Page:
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Opposing effects of semantic diversity in lexical and semantic relatedness decisions.

Hoffman P, Woollams AM - J Exp Psychol Hum Percept Perform (2015)

Bottom Line: The latter result diverges from previous findings using homonyms, in which ambiguity effects have only been found for related word pairs.Greater variability in the orthography-to-semantic mappings of high SemD words resulted in a lower degree of similarity for related pairs of this type.These results support the view that polysemous variation in word meaning can be conceptualized in terms of graded variation in distributed semantic representations.

View Article: PubMed Central - PubMed

Affiliation: Centre for Cognitive Ageing and Cognitive Epidemiology (CCACE), Department of Psychology, University of Edinburgh.

No MeSH data available.


Total activation of semantic units during word processing.
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fig5: Total activation of semantic units during word processing.

Mentions: It is generally assumed that more rapid and robust activation of semantic representations has a beneficial effect on lexical decisions. We would therefore expect the model to produce greater activation for high SemD words, since Experiment 1 showed a small RT advantage for these words in lexical decision. Figure 5 shows the total activation of the semantic units at each time-step for high and low SemD words. We analyzed these results with 2 (Word Type) × 28 (Time-Step) ANOVAs. There was a main effect of SemD, F1(1,9) = 254, p < .001; F2(1,94) = 158, p < .001; favoring high SemD words, an effect of time, F1(27,243) = 3331, p < .001; F2(27,2538) = 120,812, p < .001; and an interaction, F1(27,243) = 226, p < .001; F2(27,2538) = 152, p < .001. This confirms that high SemD words elicited more rapid and robust activation of the semantic units overall, indicating that the model could account for the processing advantage for these words in lexical decision.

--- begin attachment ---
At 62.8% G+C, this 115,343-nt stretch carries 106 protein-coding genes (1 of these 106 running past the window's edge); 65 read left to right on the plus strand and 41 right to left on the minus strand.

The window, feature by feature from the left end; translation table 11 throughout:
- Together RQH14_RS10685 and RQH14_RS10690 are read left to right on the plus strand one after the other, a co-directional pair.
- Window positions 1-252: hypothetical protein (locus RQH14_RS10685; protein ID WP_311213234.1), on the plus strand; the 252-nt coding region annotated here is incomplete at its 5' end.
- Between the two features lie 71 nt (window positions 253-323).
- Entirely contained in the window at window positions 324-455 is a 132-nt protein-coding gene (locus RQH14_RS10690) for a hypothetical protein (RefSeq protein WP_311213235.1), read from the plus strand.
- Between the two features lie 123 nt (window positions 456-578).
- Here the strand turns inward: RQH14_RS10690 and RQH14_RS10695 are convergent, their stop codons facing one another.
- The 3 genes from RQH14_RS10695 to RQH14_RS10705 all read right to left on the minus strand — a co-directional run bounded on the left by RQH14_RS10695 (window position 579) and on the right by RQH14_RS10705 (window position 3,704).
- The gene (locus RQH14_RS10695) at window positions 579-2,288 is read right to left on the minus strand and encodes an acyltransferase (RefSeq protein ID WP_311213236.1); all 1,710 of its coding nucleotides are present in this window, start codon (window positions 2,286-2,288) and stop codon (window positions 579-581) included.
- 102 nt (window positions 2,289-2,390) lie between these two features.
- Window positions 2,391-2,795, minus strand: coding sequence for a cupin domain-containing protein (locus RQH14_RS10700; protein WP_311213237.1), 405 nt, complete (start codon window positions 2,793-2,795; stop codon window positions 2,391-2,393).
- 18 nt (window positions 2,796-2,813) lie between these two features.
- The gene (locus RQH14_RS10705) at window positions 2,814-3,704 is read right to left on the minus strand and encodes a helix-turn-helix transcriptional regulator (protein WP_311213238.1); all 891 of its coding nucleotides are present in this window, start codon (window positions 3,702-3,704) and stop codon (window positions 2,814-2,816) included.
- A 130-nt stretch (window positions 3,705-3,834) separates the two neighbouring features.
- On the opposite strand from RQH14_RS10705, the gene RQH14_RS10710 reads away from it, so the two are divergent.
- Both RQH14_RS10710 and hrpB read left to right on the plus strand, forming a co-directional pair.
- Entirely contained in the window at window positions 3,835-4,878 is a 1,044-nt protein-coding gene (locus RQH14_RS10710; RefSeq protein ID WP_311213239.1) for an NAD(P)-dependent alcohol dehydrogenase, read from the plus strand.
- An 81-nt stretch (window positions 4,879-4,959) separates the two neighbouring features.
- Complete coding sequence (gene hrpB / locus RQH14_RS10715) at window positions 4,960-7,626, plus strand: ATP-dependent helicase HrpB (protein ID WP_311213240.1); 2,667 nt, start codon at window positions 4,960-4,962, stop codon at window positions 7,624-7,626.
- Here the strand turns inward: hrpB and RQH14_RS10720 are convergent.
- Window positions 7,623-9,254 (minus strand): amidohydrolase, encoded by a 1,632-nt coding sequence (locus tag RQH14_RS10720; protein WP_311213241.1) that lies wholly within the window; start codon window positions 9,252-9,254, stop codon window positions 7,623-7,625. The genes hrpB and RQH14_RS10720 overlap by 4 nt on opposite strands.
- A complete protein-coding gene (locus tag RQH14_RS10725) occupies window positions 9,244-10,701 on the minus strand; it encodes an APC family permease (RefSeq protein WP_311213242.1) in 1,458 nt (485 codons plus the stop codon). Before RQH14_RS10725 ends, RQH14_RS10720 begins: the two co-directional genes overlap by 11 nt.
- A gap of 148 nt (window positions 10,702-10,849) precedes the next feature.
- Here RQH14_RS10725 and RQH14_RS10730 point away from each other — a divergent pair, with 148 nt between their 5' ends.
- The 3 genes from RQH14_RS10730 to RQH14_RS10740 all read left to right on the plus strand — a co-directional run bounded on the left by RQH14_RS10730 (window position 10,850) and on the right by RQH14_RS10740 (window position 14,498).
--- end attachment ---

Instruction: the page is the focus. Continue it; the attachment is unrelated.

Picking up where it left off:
Opposing effects of semantic diversity in lexical and semantic relatedness decisions.

Hoffman P, Woollams AM - J Exp Psychol Hum Percept Perform (2015)

Total activation of semantic units during word processing.
© Copyright Policy - open-access
Related In: Results  -  Collection

License
Show All Figures
getmorefigures.php?uid=PMC4378535&req=5

fig5: Total activation of semantic units during word processing.
Mentions: It is generally assumed that more rapid and robust activation of semantic representations has a beneficial effect on lexical decisions. We would therefore expect the model to produce greater activation for high SemD words, since Experiment 1 showed a small RT advantage for these words in lexical decision. Figure 5 shows the total activation of the semantic units at each time-step for high and low SemD words. We analyzed these results with 2 (Word Type) × 28 (Time-Step) ANOVAs. There was a main effect of SemD, F1(1,9) = 254, p < .001; F2(1,94) = 158, p < .001; favoring high SemD words, an effect of time, F1(27,243) = 3331, p < .001; F2(27,2538) = 120,812, p < .001; and an interaction, F1(27,243) = 226, p < .001; F2(27,2538) = 152, p < .001. This confirms that high SemD words elicited more rapid and robust activation of the semantic units overall, indicating that the model could account for the processing advantage for these words in lexical decision.

Bottom Line: The latter result diverges from previous findings using homonyms, in which ambiguity effects have only been found for related word pairs.Greater variability in the orthography-to-semantic mappings of high SemD words resulted in a lower degree of similarity for related pairs of this type.These results support the view that polysemous variation in word meaning can be conceptualized in terms of graded variation in distributed semantic representations.

View Article: PubMed Central - PubMed

Affiliation: Centre for Cognitive Ageing and Cognitive Epidemiology (CCACE), Department of Psychology, University of Edinburgh.

No MeSH data available.